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Talia Konkle, Aude Oliva; Organizing visual object knowledge by real-world size in ventral visual cortex. Journal of Vision 2011;11(11):883. doi: https://doi.org/10.1167/11.11.883.
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© ARVO (1962-2015); The Authors (2016-present)
Across ventral visual cortex, there are multi-voxel patterns that are reliable and informative about different object categories. However, little is known about whether there is a systematic organization underlying these patterns of activity for different visual objects. While there are many possible overarching organizing dimensions for objects, one fundamental dimension of all real-world objects is their physical size. This dimension is intrinsically involved in how we interact with and experience different objects. Here, we examined the possibility that visual object knowledge in the ventral visual cortex is organized by real-world size.
While undergoing whole brain imaging in a 3T fMRI scanner, observers (N = 8) were presented with a stream of objects one at a time for 1 second each. The objects systematically swept through the range of real-world size from small to large (or large to small) every 24 seconds. We used phase-encoding analyses traditionally employed for retinotopic mapping to compute the preferred phase of each voxel and construct lag maps across ventral visual cortex. All but one observer showed a systematic size-related organization of activation, with larger objects activating more medial aspects of the ventral visual cortex and smaller objects activating more lateral aspects of the ventral visual cortex. A smooth continuum across the range of object size was seen in half the observers, while a more categorical (big-medial/small-lateral) organization was seen in the remaining participants.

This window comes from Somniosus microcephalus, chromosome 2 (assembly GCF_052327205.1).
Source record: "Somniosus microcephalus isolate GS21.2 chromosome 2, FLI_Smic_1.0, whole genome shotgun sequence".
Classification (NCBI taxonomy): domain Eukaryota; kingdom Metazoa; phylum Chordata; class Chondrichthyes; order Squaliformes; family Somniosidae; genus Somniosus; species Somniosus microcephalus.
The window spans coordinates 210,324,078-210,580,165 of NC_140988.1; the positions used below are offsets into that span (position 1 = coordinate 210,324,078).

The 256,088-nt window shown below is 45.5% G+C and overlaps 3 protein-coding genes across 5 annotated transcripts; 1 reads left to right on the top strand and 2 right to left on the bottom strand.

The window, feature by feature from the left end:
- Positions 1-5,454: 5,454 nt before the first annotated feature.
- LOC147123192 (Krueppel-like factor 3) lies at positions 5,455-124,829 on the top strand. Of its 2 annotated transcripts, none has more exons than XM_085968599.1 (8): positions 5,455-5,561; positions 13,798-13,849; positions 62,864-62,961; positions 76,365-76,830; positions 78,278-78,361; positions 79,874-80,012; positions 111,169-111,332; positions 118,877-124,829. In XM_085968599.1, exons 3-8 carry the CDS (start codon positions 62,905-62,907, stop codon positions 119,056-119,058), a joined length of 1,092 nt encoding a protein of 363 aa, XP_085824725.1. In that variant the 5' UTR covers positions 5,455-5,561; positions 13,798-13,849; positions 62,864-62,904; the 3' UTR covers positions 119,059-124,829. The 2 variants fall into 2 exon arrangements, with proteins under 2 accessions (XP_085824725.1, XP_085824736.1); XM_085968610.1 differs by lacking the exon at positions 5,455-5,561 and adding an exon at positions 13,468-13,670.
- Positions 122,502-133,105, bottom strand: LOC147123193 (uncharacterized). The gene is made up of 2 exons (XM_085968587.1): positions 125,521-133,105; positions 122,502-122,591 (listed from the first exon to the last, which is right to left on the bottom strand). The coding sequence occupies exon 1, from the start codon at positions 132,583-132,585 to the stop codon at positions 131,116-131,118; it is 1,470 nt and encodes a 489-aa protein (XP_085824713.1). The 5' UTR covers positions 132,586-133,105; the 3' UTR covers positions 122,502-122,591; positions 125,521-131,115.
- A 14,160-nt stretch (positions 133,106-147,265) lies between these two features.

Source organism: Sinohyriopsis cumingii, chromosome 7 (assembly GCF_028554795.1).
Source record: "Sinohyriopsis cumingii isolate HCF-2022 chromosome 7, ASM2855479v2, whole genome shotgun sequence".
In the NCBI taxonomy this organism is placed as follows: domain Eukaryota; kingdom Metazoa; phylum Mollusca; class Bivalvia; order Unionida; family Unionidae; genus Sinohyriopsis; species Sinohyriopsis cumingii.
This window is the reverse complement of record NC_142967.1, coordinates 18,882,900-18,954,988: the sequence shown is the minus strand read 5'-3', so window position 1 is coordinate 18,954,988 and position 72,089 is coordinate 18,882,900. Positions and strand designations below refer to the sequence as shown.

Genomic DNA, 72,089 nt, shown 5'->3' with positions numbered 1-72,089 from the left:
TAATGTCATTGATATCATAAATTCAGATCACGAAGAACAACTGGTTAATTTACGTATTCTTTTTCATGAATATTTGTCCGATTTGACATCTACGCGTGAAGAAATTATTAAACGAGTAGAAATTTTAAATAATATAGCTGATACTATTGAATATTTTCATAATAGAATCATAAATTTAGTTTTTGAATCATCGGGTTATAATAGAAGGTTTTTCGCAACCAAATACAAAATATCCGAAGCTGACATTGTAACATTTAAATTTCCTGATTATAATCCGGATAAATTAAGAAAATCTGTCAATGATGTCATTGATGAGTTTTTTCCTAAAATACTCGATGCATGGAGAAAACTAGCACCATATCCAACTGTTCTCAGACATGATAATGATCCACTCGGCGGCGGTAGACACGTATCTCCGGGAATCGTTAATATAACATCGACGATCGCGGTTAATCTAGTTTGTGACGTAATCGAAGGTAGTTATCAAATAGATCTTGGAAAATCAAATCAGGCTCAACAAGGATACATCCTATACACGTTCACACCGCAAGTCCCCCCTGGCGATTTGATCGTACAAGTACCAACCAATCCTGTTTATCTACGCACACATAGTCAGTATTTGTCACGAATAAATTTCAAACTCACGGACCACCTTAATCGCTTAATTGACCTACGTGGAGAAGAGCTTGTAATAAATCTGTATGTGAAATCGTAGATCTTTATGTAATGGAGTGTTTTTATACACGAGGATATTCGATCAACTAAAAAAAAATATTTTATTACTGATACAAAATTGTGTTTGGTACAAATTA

These data suggest that spatially distributed multi-voxel patterns of activity in ventral visual cortex for different object categories may reflect a systematic high-level organization. The real-world size of the object is thus a potential organizing dimension for visual object knowledge and may be used as a proxy for where in ventral visual cortex different objects are processed and represented.
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